there, most likely because it is so dangerous.  If it is expertly prepared,
very little paralyzing poison is found in the food.  Nevertheless, the first
morsel makes your tongue tingle, the second numbs it.  The third bite is the
most macho since it can be fatal.  It is all folly, however, because the
slightest miscalculation in preparation and (not to be melodramatic) the first
bite could be your last. Good luck.

(This reminds me of the story where a man's first six wives die of mushroom
poisoning, and the seventh of a broken neck because she didn't like mushrooms.)



Mon, 19 Apr 1993 19:05:00 GMT
 fugu sashi

Quote:
> I do not remember the name of the neurotoxin in question; I don't suppose it
> really matters.

TetrodoToxin.  Blocks Na+ channels in cardiac muscle etc.


Mon, 19 Apr 1993 01:19:00 GMT
 fugu sashi

Quote:


>>Has anyone out there been to Japan?  If so, have you ever tried fugu
>>sashi?  Fugu is the blowfish that is reputed to be a delicacy yet
>>poisonous.

>There was an entire chapter devoted to a discussion of the Fugu sushi
>phenomenon in the book "The Serpent and the Rainbow". The book was primarily
>about Voodoo and zombies (clearly Garry Trudeau read this book right before
>the Uncle Duke zombie episode).

        Following this we have a perfect example of taking a sensational book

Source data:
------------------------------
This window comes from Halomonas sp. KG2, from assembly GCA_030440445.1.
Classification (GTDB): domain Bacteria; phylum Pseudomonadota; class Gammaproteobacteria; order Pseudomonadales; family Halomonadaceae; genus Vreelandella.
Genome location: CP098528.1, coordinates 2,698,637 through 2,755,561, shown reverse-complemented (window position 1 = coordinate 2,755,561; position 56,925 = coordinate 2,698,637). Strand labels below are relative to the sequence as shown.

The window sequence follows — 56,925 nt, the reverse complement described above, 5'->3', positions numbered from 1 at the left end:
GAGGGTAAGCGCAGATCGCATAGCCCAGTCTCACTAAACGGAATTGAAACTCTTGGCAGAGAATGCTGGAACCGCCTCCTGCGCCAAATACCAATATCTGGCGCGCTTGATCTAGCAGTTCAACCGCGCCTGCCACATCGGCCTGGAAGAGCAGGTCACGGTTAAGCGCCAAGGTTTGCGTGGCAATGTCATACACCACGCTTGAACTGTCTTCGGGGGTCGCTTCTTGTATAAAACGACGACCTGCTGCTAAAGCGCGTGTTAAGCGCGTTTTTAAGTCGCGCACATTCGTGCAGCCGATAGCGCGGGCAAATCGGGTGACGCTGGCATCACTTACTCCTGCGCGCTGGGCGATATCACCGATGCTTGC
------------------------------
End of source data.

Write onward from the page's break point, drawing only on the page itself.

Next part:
as serious, factual reporting. And why you shouldn't.

Quote:

>Fugu is a species of poisonous puffer fish. Certain parts of its body contain
>a powerful neurotoxin. That neurotoxin, in large doses, is used to "zombie"
>people in Haiti: it paralyzes the body so completely that the body seems
>clinically dead.

>Japanese fugu enthusiasts enjoy flirting with death, and they especially
>enjoy the LSD-like "high" that comes from eating a sub-lethal amount of the
>toxin. Supposedly if you eat a little bit of the toxin, you get a very
>enjoyable drug experience. If you eat a bit more, you turn into a zombie. If

>There are certain organs that are known to contain high concentrations of the
>toxin. I believe that one of them was the liver. Fugu chefs are specially
>trained to recognize how close to the poisoned organs they can get away with
>cutting, keeping in mind that their customers generally want the largest
>sublethal dose possible, in order to maximize the "buzz" that they get from
>the fugu.

        Wrong wrong wrong. Yes it is poisonous. Yes people do eat it. And yes,
sometimes people have died of it. But Japanese fugu enthusiasts eat it because
it TASTE GOOD. And the chefs (and the restuarants) are licensed because it is
a powerfull toxin, and you don't want to poison your guests.
        By all reports the taste is excellent, and this bozo is way off base.
Unless he forgot the :-).

--
*******************************************************************************
Later y'all,             Vnend            Ignorance is the Mother of Adventure.




Mon, 19 Apr 1993 17:26:00 GMT